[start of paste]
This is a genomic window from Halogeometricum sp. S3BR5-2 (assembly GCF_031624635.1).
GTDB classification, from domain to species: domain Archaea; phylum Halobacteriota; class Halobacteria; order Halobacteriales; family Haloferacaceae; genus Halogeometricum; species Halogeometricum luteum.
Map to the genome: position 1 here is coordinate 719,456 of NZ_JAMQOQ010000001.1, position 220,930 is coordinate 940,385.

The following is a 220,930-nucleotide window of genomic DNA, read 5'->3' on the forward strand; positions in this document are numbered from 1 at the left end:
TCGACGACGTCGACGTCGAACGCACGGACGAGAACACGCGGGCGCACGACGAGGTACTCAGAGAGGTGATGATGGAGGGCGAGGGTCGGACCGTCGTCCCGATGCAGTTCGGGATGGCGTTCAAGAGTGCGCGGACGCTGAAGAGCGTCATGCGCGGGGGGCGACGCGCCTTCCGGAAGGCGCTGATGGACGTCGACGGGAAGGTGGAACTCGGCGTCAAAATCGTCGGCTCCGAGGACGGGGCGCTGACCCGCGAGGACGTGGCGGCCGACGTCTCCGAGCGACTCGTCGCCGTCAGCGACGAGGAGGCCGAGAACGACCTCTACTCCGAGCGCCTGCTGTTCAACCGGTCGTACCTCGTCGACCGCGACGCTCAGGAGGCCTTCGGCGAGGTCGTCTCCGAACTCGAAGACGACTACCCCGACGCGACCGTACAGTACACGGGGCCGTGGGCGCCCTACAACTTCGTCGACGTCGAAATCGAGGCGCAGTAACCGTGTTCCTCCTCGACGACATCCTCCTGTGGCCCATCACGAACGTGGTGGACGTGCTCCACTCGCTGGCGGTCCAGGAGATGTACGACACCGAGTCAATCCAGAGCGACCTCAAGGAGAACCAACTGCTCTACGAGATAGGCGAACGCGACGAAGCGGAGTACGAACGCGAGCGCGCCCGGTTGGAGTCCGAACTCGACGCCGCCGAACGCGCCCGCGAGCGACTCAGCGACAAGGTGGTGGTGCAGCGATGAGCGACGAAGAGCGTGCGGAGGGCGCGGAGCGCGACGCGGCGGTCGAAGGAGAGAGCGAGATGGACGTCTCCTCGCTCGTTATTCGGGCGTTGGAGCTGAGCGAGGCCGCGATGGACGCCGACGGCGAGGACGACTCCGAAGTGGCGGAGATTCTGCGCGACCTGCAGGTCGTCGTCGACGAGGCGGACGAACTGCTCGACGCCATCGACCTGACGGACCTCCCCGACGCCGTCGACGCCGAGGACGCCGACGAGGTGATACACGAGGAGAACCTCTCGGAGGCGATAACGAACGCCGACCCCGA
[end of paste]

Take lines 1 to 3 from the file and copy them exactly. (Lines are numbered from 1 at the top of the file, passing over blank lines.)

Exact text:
This is a genomic window from Halogeometricum sp. S3BR5-2 (assembly GCF_031624635.1).
GTDB classification, from domain to species: domain Archaea; phylum Halobacteriota; class Halobacteria; order Halobacteriales; family Haloferacaceae; genus Halogeometricum; species Halogeometricum luteum.
Map to the genome: position 1 here is coordinate 719,456 of NZ_JAMQOQ010000001.1, position 220,930 is coordinate 940,385.